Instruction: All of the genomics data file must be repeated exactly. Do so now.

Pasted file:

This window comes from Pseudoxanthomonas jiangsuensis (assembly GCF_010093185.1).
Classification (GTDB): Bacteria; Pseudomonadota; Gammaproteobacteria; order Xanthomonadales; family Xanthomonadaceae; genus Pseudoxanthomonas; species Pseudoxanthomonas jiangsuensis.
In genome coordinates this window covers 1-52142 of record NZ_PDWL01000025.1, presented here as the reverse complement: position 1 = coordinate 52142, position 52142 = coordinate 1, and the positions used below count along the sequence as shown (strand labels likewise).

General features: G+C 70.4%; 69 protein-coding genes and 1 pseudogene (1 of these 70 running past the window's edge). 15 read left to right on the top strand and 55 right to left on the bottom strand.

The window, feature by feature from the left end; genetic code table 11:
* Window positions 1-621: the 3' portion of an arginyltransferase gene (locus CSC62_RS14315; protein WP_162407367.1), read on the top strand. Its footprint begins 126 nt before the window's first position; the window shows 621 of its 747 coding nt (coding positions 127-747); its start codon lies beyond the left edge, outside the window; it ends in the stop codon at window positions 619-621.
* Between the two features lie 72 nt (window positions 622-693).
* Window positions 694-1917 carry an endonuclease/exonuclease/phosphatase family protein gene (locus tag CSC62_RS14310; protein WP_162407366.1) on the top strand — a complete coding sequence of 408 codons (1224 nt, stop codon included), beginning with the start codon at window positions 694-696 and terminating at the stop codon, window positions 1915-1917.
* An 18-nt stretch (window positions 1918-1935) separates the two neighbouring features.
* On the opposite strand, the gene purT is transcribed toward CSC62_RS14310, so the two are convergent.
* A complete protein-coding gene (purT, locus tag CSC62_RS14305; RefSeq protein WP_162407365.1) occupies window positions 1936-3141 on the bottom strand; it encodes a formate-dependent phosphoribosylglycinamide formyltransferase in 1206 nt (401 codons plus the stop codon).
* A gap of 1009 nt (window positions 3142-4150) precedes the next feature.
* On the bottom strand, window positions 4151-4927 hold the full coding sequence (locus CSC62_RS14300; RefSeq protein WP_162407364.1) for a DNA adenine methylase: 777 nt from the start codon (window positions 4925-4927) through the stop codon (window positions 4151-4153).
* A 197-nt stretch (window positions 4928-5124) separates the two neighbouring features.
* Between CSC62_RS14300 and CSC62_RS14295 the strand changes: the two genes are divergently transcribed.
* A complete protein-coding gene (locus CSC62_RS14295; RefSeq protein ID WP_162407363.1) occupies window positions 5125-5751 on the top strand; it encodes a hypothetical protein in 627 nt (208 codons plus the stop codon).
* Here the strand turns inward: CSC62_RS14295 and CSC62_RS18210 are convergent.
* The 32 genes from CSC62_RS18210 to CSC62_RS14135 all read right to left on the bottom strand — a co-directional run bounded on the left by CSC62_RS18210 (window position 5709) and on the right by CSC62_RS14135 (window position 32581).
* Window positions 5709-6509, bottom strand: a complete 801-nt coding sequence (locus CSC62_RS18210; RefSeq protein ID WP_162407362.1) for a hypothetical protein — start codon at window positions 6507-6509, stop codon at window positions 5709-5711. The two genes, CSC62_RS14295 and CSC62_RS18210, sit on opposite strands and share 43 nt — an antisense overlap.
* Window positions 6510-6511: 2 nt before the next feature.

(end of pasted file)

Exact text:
This window comes from Pseudoxanthomonas jiangsuensis (assembly GCF_010093185.1).
Classification (GTDB): Bacteria; Pseudomonadota; Gammaproteobacteria; order Xanthomonadales; family Xanthomonadaceae; genus Pseudoxanthomonas; species Pseudoxanthomonas jiangsuensis.
In genome coordinates this window covers 1-52142 of record NZ_PDWL01000025.1, presented here as the reverse complement: position 1 = coordinate 52142, position 52142 = coordinate 1, and the positions used below count along the sequence as shown (strand labels likewise).

General features: G+C 70.4%; 69 protein-coding genes and 1 pseudogene (1 of these 70 running past the window's edge). 15 read left to right on the top strand and 55 right to left on the bottom strand.

The window, feature by feature from the left end; genetic code table 11:
* Window positions 1-621: the 3' portion of an arginyltransferase gene (locus CSC62_RS14315; protein WP_162407367.1), read on the top strand. Its footprint begins 126 nt before the window's first position; the window shows 621 of its 747 coding nt (coding positions 127-747); its start codon lies beyond the left edge, outside the window; it ends in the stop codon at window positions 619-621.
* Between the two features lie 72 nt (window positions 622-693).
* Window positions 694-1917 carry an endonuclease/exonuclease/phosphatase family protein gene (locus tag CSC62_RS14310; protein WP_162407366.1) on the top strand — a complete coding sequence of 408 codons (1224 nt, stop codon included), beginning with the start codon at window positions 694-696 and terminating at the stop codon, window positions 1915-1917.
* An 18-nt stretch (window positions 1918-1935) separates the two neighbouring features.
* On the opposite strand, the gene purT is transcribed toward CSC62_RS14310, so the two are convergent.
* A complete protein-coding gene (purT, locus tag CSC62_RS14305; RefSeq protein WP_162407365.1) occupies window positions 1936-3141 on the bottom strand; it encodes a formate-dependent phosphoribosylglycinamide formyltransferase in 1206 nt (401 codons plus the stop codon).
* A gap of 1009 nt (window positions 3142-4150) precedes the next feature.
* On the bottom strand, window positions 4151-4927 hold the full coding sequence (locus CSC62_RS14300; RefSeq protein WP_162407364.1) for a DNA adenine methylase: 777 nt from the start codon (window positions 4925-4927) through the stop codon (window positions 4151-4153).
* A 197-nt stretch (window positions 4928-5124) separates the two neighbouring features.
* Between CSC62_RS14300 and CSC62_RS14295 the strand changes: the two genes are divergently transcribed.
* A complete protein-coding gene (locus CSC62_RS14295; RefSeq protein ID WP_162407363.1) occupies window positions 5125-5751 on the top strand; it encodes a hypothetical protein in 627 nt (208 codons plus the stop codon).
* Here the strand turns inward: CSC62_RS14295 and CSC62_RS18210 are convergent.
* The 32 genes from CSC62_RS18210 to CSC62_RS14135 all read right to left on the bottom strand — a co-directional run bounded on the left by CSC62_RS18210 (window position 5709) and on the right by CSC62_RS14135 (window position 32581).
* Window positions 5709-6509, bottom strand: a complete 801-nt coding sequence (locus CSC62_RS18210; RefSeq protein ID WP_162407362.1) for a hypothetical protein — start codon at window positions 6507-6509, stop codon at window positions 5709-5711. The two genes, CSC62_RS14295 and CSC62_RS18210, sit on opposite strands and share 43 nt — an antisense overlap.
* Window positions 6510-6511: 2 nt before the next feature.